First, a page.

7. As noticed above, the suit was filed on 1st of June, 1974. After the plaint was permitted to be amended and the relief in regard to the possession over the vacant land having been deleted, the suit remained a suit only for relief of ejectment, arrears of rent etc. Such a suit, clearly, after passing of U. P. Civil Laws Amendment Act, 1972 (U. P. Act 37 of 1972) was suit which could be instituted only in the court of Judge, Small Causes. It was this Court which was the competent court. The suit as such even in 1974 with this relief could not have been instituted in the court of Munsif. Thus it is not correct to submit that the plaint as amended could have been entertained by the learned Munsif on 1st June, 1974. This being the position, the provisions of Order 7, Rule 10, C.P.C. clearly applied to the instant case. Order 7, Rule 10 provides that subject to the provisions of Rule 10 (a) the plaint shall at any stage of the suit be returned to be presented to the court in which the suit should have been instituted. The suit in this case as noticed above should have been instituted in the court of Judge, Small Causes. The learned Munsif was hence right in directing the return of the plaint for presentation to the proper court namely, the court of the Judge, Small Causes. I find no illegality in this order. The appellate court rightly upheld this order. Learned counsel has failed to point out any provision under which it was obligatory for the court of the Munsif to have directed the transfer of the suit, in the circumstances of this case. The procedure adopted, in the absence of anything shown to the contrary, was the only permissible procedure available before the Court.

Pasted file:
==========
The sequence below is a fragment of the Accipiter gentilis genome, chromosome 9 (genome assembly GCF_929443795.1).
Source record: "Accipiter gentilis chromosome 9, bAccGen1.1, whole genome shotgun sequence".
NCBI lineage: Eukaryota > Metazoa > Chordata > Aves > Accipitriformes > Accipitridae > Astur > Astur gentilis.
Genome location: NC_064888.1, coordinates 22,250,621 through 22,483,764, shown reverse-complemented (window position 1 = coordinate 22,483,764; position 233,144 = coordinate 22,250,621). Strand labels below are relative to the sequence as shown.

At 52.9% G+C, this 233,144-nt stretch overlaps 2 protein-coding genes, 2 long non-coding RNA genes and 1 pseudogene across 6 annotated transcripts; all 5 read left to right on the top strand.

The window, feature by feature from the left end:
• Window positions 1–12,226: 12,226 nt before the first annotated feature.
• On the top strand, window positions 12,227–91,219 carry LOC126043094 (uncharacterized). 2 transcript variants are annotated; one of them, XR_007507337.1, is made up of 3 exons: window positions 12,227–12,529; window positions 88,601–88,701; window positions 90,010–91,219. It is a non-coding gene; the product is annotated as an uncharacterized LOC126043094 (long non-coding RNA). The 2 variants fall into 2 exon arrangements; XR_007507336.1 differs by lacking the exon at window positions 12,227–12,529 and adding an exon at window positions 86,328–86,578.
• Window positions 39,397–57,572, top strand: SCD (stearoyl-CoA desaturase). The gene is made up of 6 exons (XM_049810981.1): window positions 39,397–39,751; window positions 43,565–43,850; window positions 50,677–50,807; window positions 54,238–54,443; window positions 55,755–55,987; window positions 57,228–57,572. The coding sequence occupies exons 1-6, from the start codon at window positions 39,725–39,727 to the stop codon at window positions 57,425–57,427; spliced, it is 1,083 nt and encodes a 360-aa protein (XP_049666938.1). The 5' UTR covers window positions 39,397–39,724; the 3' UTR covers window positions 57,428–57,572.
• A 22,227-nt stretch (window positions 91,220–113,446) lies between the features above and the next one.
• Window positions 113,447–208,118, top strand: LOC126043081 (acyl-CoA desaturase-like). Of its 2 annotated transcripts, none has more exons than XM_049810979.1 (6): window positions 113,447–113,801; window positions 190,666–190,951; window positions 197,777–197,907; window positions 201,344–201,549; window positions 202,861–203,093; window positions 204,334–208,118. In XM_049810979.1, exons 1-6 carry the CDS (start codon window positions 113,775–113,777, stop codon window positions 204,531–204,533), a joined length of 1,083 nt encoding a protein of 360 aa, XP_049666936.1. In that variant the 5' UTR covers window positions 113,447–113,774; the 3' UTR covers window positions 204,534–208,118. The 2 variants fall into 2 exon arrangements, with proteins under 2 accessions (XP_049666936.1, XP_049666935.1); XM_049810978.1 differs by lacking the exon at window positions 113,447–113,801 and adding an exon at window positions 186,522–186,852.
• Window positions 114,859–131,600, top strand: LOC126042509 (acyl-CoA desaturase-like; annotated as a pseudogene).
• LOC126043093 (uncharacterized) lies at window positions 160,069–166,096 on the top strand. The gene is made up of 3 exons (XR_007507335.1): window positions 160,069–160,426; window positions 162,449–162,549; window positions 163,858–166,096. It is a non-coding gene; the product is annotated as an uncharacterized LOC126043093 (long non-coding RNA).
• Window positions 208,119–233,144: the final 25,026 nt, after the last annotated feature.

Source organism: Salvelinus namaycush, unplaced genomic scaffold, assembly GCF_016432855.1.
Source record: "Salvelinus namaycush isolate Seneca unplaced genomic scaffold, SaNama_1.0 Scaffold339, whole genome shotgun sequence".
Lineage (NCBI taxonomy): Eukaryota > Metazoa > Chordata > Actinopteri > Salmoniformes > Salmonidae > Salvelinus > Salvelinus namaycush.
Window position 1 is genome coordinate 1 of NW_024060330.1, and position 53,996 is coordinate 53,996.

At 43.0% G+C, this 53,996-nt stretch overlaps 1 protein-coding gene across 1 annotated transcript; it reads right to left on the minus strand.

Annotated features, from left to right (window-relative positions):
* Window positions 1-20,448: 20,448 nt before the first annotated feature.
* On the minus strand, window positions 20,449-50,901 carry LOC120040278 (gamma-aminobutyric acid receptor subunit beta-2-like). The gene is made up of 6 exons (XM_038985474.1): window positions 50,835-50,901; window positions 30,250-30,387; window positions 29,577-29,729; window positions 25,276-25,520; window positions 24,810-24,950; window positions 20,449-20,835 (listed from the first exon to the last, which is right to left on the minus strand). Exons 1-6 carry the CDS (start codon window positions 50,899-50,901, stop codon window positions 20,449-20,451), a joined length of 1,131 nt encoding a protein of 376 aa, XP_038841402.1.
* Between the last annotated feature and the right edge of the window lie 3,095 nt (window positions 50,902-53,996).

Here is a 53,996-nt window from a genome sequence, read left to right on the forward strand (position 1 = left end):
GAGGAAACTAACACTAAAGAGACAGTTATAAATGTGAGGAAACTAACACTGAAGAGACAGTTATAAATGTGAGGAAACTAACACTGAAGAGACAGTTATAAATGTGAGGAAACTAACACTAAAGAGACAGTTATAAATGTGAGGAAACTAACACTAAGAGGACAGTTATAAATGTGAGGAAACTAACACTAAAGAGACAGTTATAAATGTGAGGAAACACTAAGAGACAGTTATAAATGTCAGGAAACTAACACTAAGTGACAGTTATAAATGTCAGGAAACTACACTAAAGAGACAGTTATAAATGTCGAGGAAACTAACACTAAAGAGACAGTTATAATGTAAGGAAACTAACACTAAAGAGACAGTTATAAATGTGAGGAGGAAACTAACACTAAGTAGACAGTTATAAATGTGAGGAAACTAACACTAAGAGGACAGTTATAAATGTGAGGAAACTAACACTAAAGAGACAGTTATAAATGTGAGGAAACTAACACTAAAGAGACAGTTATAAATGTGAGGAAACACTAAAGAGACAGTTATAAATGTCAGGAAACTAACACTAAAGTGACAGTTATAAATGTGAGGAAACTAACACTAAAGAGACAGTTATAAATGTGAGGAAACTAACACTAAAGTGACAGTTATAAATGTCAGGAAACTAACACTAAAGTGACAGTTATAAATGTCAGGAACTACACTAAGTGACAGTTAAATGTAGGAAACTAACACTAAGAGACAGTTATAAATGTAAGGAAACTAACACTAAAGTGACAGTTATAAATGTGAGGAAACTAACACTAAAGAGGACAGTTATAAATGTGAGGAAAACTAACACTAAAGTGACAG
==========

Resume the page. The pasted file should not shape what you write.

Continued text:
8. Learned counsel has referred to Akhilesh Chandra v. Bhagwati Devi (AIR 1976 All 42) in support of the above submission. In this case part of the suit was triable on the regular side and part was triable under the provisions of the Provincial Small Cause Courts Act. In this situation it was held that it was not possible to split up such a suit into two parts and since it was not permissible for the court of the Small Causes to try that part of the suit which was only triable on the regular side, it was held that the suit in that case as a whole could be tried by the Munsif. Such are not the facts in the instant case. After the amendment of the plaint the entire suit was a suit triable by the court of Judge, Small Causes. This decision has no application to the instant case. The otherdecision relied upon by the learned counsel is Alam Chand v. Moti Lal (AIR 1968 Madh Pra 112). In my view this decision lends support to the view taken by me above. It has been laid down that under Order 7, Rule 10, C.P.C. a plaint is liable to be returned if at the time it was filed there was another court in which the suit should have been instituted. As seen above, on 1st June, 1974 the suit should have been instituted in the court of Judge, Small Causes. In my opinion, this case does not lend support to the submission of learned counsel for applicant. If it was a case of subsequent conferment of power on the Judge, Small Causes, after filing of the suit, then perhaps this case might have had some application.
9. For the reasons given above, the revision is liable to fail. It is accordingly dismissed. In the circumstances, the parties are directed to bear their own costs.